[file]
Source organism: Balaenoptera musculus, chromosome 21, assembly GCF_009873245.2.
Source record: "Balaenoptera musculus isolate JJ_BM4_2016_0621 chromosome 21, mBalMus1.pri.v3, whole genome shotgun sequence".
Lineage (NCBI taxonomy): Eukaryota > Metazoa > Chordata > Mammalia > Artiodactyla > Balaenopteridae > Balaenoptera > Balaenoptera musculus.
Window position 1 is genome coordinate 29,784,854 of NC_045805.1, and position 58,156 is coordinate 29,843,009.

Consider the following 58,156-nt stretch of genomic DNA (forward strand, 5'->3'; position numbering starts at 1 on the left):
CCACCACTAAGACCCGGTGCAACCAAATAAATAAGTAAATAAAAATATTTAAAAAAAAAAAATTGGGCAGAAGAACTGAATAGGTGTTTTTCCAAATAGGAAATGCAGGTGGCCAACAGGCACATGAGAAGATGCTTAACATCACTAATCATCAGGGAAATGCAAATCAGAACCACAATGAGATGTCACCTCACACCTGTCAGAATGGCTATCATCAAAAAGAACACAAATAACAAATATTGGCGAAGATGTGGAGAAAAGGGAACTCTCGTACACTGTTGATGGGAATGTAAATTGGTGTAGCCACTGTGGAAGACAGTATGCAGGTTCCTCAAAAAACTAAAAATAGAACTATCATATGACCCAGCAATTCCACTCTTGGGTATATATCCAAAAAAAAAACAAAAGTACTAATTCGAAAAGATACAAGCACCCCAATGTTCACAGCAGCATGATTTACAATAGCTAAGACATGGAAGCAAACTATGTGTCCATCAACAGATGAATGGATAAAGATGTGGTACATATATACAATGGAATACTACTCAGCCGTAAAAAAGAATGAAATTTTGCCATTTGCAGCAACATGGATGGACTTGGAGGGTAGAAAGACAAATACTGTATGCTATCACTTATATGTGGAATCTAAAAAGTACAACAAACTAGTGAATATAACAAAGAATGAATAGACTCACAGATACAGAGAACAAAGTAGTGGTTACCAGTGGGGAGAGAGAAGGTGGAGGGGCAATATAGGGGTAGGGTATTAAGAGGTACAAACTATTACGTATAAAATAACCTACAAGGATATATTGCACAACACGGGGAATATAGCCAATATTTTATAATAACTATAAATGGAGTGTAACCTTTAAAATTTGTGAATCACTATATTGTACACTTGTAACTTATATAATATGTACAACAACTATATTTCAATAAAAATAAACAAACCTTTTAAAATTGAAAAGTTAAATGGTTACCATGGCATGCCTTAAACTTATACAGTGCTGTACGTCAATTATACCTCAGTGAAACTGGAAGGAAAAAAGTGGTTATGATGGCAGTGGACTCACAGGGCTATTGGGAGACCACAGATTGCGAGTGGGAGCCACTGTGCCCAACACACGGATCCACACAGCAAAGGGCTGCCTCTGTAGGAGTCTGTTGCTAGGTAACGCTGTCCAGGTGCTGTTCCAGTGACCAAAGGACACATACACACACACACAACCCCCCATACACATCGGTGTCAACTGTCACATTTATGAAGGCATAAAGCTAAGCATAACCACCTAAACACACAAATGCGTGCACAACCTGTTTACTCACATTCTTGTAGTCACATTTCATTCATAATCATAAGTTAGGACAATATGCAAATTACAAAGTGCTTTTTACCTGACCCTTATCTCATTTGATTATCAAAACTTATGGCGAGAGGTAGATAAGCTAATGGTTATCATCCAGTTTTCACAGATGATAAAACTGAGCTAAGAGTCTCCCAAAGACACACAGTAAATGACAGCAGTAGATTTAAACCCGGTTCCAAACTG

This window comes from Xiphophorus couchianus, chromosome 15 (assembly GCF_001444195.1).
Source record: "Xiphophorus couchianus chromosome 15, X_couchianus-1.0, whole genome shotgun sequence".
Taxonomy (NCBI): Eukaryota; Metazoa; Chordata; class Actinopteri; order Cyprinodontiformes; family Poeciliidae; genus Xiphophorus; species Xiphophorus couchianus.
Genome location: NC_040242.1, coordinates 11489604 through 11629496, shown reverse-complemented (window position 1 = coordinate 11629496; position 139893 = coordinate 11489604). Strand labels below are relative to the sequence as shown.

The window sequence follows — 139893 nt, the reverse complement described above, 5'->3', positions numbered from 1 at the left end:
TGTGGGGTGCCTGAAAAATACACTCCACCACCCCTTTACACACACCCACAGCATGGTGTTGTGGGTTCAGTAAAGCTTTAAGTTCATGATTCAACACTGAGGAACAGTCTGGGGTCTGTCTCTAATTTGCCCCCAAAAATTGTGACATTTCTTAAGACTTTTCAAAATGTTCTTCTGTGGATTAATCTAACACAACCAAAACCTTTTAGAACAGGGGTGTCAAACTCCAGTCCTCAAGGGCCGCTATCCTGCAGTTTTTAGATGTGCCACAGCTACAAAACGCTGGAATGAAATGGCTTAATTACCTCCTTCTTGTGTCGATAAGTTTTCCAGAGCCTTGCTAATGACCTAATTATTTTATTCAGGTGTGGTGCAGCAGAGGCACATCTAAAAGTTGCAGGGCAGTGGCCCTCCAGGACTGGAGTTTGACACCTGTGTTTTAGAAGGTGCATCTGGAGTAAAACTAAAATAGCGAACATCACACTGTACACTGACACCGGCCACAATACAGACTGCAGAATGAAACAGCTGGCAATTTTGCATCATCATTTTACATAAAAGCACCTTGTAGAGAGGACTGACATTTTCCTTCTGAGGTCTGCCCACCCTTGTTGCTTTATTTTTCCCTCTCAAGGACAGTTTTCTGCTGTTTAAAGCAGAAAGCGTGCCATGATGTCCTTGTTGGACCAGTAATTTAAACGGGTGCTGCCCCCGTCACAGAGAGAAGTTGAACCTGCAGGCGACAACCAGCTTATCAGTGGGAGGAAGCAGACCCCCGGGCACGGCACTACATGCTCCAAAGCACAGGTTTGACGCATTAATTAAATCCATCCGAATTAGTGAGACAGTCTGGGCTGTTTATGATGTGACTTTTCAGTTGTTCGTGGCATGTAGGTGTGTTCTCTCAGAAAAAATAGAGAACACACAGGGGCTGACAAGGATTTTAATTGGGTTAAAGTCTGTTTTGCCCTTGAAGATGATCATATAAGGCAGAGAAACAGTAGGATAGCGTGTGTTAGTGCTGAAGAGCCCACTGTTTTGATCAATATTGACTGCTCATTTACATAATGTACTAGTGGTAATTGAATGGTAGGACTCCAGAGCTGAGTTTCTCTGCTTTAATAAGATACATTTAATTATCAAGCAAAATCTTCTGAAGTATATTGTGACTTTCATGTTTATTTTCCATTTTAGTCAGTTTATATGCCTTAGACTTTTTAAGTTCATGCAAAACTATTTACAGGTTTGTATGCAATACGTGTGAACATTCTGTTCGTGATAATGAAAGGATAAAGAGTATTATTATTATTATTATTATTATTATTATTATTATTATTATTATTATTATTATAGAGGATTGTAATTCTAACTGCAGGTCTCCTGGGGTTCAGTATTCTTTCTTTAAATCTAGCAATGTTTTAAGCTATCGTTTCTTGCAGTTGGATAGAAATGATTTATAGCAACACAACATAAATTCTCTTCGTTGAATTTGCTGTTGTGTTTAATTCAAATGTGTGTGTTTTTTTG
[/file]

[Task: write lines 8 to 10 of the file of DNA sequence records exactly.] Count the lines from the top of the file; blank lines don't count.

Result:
Source record: "Xiphophorus couchianus chromosome 15, X_couchianus-1.0, whole genome shotgun sequence".
Taxonomy (NCBI): Eukaryota; Metazoa; Chordata; class Actinopteri; order Cyprinodontiformes; family Poeciliidae; genus Xiphophorus; species Xiphophorus couchianus.
Genome location: NC_040242.1, coordinates 11489604 through 11629496, shown reverse-complemented (window position 1 = coordinate 11629496; position 139893 = coordinate 11489604). Strand labels below are relative to the sequence as shown.